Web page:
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POLITICS: Nation Still Divided Over Gay Marriage

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posted on Nov, 15 2004 @ 02:39 AM
The nation remains split on the issue of gay marriage. The supporters of gay marriage took a beating during the last election where 11 states that put traditional marriage definitions on the ballots passed. However, civil unions gain support in Vermont, domestic partners increased their benefits in California, and a Texas sodomy law was struck down by the U.S. Supreme court. After the election, President Bush renewed his call for a constitutional amendment defining marriage as an act between a man and a woman only. However supporters of the issue vow to continue their fight. Lawsuits are already being filed in states that passed the bans and more are expected.
BOSTON The fight for gay marriage (search) appeared to be gaining ground a year ago. Although dozens of states had passed laws defining marriage as a heterosexual institution, advocates took heart in state-sanctioned civil unions in Vermont, expanded domestic partnership benefits in California, and a Supreme Court decision striking down the Texas sodomy ban.

Then, in a ruling hailed by supporters as the start of a new era, the highest court in Massachusetts made the state the first to sanction same-sex marriages.

As supporters celebrate the first anniversary of that ruling Wednesday, both sides are digging in for tougher, longer battles.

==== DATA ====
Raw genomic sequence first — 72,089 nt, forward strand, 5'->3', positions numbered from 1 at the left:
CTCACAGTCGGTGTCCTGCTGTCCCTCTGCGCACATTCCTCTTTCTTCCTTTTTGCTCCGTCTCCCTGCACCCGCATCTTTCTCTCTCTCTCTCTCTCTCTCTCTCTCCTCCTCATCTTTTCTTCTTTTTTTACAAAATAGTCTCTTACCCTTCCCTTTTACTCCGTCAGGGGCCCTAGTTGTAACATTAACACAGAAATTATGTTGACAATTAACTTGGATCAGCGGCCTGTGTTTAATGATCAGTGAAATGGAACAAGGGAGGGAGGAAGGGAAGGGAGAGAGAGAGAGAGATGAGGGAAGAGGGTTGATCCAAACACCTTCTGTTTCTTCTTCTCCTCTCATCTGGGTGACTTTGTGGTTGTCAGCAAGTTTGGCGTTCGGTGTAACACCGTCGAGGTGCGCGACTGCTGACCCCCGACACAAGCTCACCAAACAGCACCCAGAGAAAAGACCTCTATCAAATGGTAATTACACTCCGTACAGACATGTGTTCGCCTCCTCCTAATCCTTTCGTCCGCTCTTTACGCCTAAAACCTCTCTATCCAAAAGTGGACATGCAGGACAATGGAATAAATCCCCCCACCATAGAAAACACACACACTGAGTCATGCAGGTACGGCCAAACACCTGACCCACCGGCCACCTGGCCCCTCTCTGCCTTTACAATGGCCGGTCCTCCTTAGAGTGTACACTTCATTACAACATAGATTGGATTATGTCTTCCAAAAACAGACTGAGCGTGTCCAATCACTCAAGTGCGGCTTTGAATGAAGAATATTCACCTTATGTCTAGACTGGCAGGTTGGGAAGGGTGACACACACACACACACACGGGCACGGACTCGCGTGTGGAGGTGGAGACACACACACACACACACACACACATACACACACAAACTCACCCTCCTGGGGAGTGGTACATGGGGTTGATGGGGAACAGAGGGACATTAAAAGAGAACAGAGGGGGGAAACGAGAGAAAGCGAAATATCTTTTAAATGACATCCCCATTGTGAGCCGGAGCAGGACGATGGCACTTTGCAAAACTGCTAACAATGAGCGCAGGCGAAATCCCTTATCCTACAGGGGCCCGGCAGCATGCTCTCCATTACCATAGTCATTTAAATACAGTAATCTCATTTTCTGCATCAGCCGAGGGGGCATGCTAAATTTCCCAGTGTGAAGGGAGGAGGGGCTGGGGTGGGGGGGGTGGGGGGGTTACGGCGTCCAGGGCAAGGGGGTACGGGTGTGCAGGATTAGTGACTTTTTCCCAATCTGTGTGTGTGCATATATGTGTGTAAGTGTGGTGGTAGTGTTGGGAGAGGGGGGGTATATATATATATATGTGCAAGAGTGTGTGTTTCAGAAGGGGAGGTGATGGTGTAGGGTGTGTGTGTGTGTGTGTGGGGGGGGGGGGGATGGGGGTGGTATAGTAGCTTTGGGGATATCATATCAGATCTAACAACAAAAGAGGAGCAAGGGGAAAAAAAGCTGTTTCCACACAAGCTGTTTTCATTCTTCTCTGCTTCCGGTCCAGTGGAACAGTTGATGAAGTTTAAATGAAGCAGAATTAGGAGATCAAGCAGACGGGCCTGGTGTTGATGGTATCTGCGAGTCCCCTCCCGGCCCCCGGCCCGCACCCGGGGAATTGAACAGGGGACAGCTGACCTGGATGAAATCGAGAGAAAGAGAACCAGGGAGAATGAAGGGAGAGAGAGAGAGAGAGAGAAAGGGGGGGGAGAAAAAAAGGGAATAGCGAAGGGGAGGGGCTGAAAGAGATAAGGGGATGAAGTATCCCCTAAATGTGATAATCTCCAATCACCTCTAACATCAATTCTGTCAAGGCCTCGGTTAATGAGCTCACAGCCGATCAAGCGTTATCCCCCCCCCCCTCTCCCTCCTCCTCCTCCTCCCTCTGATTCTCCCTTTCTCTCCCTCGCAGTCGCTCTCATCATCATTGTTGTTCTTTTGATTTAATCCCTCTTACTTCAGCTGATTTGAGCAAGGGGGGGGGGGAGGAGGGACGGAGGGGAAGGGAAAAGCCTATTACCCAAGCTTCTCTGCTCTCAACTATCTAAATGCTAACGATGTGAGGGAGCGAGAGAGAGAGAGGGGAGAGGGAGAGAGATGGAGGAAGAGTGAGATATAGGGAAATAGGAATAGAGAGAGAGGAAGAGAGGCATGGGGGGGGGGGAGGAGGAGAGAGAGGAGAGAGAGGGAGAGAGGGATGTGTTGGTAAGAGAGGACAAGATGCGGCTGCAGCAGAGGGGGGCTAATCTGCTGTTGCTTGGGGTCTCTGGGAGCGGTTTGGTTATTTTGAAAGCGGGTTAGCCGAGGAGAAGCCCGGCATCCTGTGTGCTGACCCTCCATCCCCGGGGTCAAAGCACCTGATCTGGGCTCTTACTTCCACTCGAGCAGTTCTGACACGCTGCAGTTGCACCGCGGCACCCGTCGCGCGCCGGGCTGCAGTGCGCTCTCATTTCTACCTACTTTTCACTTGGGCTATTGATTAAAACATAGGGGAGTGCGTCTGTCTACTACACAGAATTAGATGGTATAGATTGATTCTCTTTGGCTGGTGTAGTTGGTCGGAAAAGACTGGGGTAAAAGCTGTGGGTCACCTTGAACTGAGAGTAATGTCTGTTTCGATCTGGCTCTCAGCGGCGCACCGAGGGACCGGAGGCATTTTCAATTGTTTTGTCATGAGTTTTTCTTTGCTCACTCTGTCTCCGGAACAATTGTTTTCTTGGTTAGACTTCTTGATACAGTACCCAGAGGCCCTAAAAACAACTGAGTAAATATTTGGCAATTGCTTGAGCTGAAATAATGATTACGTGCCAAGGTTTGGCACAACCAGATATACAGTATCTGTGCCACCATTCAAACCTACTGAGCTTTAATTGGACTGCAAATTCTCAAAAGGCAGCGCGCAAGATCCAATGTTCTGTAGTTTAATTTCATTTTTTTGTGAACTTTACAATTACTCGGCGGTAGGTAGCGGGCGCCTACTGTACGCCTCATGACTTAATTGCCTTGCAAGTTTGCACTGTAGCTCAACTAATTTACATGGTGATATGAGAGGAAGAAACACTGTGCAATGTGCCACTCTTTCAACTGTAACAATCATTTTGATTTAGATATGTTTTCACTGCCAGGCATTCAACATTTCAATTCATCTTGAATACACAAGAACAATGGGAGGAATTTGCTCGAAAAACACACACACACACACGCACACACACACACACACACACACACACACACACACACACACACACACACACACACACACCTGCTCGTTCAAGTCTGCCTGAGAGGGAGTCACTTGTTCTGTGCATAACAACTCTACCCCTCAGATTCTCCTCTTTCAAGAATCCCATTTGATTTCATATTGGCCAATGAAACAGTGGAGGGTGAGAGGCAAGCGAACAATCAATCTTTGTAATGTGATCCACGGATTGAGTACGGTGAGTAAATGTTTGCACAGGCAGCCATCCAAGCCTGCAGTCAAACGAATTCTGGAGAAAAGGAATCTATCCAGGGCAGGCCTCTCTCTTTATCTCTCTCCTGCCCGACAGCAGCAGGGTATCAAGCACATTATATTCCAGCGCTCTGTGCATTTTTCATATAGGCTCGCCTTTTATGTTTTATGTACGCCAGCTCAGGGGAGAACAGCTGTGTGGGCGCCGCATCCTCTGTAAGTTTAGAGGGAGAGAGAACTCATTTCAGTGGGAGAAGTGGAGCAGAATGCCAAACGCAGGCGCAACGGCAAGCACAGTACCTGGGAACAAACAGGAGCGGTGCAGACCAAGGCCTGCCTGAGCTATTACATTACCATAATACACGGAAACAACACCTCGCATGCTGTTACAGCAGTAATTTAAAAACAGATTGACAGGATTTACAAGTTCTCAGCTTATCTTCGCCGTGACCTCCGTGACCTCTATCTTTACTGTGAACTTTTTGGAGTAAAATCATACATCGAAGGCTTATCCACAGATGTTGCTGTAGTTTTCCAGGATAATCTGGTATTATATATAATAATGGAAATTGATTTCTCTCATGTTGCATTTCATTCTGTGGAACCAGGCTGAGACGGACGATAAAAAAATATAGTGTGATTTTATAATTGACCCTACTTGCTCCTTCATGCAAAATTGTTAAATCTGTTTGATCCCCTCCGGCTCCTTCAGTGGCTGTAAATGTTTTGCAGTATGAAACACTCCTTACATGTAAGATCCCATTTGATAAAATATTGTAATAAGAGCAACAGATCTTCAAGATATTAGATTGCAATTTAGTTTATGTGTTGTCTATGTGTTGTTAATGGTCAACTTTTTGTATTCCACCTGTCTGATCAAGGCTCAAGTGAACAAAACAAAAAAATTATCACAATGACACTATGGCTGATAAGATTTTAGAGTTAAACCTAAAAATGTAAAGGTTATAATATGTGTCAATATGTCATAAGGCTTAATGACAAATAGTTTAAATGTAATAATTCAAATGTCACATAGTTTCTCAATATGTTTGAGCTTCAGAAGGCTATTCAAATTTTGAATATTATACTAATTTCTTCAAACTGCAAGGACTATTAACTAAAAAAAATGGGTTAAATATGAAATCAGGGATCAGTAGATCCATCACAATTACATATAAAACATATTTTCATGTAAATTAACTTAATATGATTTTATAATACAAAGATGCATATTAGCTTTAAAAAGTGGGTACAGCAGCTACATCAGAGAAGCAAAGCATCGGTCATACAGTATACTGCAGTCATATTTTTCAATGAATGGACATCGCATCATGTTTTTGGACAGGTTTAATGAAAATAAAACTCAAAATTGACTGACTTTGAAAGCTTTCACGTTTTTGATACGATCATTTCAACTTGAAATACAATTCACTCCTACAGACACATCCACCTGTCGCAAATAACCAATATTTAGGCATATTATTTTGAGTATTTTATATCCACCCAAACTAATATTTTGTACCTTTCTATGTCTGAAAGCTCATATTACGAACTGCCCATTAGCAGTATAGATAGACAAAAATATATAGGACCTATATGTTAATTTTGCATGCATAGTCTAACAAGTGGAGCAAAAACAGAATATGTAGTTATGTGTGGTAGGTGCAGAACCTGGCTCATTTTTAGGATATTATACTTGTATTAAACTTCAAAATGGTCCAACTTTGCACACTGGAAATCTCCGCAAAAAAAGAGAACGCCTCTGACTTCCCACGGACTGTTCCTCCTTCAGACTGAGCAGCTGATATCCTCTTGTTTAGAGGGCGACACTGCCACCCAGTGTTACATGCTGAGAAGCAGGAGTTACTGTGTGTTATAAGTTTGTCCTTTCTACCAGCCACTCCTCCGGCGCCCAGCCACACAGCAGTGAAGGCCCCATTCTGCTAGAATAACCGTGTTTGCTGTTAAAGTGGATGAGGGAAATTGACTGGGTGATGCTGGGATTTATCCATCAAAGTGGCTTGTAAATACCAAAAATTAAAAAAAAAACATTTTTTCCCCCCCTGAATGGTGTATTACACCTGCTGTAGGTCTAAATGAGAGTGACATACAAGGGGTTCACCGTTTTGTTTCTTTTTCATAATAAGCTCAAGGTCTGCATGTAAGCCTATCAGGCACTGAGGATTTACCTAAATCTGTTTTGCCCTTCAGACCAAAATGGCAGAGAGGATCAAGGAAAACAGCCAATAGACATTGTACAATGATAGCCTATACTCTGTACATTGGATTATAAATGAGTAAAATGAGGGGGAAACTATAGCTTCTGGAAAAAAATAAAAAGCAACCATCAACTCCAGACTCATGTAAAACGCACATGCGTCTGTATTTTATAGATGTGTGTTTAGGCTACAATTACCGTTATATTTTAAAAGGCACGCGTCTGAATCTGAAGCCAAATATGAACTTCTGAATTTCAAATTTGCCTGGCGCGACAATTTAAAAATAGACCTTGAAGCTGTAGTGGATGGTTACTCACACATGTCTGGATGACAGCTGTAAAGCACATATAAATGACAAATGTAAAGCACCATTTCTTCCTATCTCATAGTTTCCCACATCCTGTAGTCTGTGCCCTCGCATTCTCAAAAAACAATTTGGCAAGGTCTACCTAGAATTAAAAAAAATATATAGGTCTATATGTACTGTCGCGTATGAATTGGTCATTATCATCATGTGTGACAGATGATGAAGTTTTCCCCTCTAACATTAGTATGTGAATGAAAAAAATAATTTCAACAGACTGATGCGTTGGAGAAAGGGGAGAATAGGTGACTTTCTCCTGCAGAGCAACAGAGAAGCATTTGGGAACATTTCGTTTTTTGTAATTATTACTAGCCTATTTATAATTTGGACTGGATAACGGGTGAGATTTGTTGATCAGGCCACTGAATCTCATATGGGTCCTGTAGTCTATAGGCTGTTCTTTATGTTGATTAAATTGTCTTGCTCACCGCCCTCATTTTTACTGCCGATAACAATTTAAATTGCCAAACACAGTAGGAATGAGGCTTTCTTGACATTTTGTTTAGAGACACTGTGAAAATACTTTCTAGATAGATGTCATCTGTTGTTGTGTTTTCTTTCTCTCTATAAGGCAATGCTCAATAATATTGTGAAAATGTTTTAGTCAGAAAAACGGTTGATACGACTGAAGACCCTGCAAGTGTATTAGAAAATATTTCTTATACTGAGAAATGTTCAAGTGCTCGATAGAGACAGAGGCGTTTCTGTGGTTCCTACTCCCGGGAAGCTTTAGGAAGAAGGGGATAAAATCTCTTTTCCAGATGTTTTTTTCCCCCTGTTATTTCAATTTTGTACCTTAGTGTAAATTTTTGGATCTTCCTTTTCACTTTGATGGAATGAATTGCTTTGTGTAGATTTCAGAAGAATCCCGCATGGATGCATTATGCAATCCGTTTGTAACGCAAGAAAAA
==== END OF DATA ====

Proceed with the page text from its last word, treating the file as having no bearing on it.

Opponents of gay marriage are bolstered by this year's elections, when 11 states pushed through constitutional amendments banning gay marriage, joining six others that had done so earlier. And President Bush has promised to make a federal anti-gay marriage amendment a priority of his second term.

"I think what we're seeing now is a visible manifestation of the momentum that has been building and will continue to build," said Mat Staver, president of the Liberty Counsel, a conservative, Orlando, Fla.-based law group, which is involved in 30 cases around the nation.

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This was and is going to be an inevitable battle of sorts. As homosexuality has moved into the mainstream, it is unlikely that the issue will simply go away. Both sides are very passionate about their beliefs on the issue. I doubt that we will see the U.S. constitution amended as President Bush is proposing. Rather, it will be a state by state issue as determined by the voters.

posted on Nov, 15 2004 @ 02:47 AM
It didn't "move" into the mainstream, Fred, it was led there by the social reengineers.
The only reason the media is going nuts over the "nation divided" crap is because the left did not win the election. Had they won, the mainstream that we see is the majority would be called the extreme Christian homophobes or something and brushed aside. Now, though, the media has to say something other than, "Darn, the brainwashing of the last 50 years hasn't sunk in as well as we'd hoped!"

posted on Nov, 15 2004 @ 02:58 AM
I hear you TC, but here in California and esp in the SF Bay Area, its really is mainstream, so Im really speaking from my experiences in this area. My guess and its a guess mind you that it will but a few states that accept or change thier laws on this issue.


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